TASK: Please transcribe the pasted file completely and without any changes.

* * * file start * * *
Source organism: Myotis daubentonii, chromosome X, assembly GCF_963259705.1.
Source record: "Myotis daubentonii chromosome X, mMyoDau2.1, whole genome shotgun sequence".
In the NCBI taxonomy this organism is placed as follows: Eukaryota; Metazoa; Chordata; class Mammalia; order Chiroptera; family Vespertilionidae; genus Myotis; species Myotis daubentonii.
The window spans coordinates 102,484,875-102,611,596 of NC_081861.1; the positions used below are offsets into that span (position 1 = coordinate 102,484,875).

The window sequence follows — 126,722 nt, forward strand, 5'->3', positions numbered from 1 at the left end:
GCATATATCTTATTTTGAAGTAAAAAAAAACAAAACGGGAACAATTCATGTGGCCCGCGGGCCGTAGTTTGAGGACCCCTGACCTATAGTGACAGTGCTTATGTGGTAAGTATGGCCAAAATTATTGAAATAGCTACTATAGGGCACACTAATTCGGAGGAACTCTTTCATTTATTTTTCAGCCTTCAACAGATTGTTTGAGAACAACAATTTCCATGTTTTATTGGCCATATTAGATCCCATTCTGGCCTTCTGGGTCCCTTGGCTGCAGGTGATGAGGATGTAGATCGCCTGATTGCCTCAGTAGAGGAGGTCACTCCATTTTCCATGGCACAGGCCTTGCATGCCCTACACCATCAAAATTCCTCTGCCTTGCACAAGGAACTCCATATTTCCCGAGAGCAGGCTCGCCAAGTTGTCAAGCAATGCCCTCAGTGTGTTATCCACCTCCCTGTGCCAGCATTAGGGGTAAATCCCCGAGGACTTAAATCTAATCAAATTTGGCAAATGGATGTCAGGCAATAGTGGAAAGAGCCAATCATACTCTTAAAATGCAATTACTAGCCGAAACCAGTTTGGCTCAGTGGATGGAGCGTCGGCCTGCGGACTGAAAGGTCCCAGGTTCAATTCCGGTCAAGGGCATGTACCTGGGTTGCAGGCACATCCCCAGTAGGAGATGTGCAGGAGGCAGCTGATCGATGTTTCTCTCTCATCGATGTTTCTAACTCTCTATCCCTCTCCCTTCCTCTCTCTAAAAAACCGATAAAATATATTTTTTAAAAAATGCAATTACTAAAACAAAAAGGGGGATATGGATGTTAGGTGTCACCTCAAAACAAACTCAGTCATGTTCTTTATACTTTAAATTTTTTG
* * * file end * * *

Source organism: Myotis daubentonii, chromosome X, assembly GCF_963259705.1.
Source record: "Myotis daubentonii chromosome X, mMyoDau2.1, whole genome shotgun sequence".
In the NCBI taxonomy this organism is placed as follows: Eukaryota; Metazoa; Chordata; class Mammalia; order Chiroptera; family Vespertilionidae; genus Myotis; species Myotis daubentonii.
The window spans coordinates 102,484,875-102,611,596 of NC_081861.1; the positions used below are offsets into that span (position 1 = coordinate 102,484,875).

The window sequence follows — 126,722 nt, forward strand, 5'->3', positions numbered from 1 at the left end:
GCATATATCTTATTTTGAAGTAAAAAAAAACAAAACGGGAACAATTCATGTGGCCCGCGGGCCGTAGTTTGAGGACCCCTGACCTATAGTGACAGTGCTTATGTGGTAAGTATGGCCAAAATTATTGAAATAGCTACTATAGGGCACACTAATTCGGAGGAACTCTTTCATTTATTTTTCAGCCTTCAACAGATTGTTTGAGAACAACAATTTCCATGTTTTATTGGCCATATTAGATCCCATTCTGGCCTTCTGGGTCCCTTGGCTGCAGGTGATGAGGATGTAGATCGCCTGATTGCCTCAGTAGAGGAGGTCACTCCATTTTCCATGGCACAGGCCTTGCATGCCCTACACCATCAAAATTCCTCTGCCTTGCACAAGGAACTCCATATTTCCCGAGAGCAGGCTCGCCAAGTTGTCAAGCAATGCCCTCAGTGTGTTATCCACCTCCCTGTGCCAGCATTAGGGGTAAATCCCCGAGGACTTAAATCTAATCAAATTTGGCAAATGGATGTCAGGCAATAGTGGAAAGAGCCAATCATACTCTTAAAATGCAATTACTAGCCGAAACCAGTTTGGCTCAGTGGATGGAGCGTCGGCCTGCGGACTGAAAGGTCCCAGGTTCAATTCCGGTCAAGGGCATGTACCTGGGTTGCAGGCACATCCCCAGTAGGAGATGTGCAGGAGGCAGCTGATCGATGTTTCTCTCTCATCGATGTTTCTAACTCTCTATCCCTCTCCCTTCCTCTCTCTAAAAAACCGATAAAATATATTTTTTAAAAAATGCAATTACTAAAACAAAAAGGGGGATATGGATGTTAGGTGTCACCTCAAAACAAACTCAGTCATGTTCTTTATACTTTAAATTTTTTG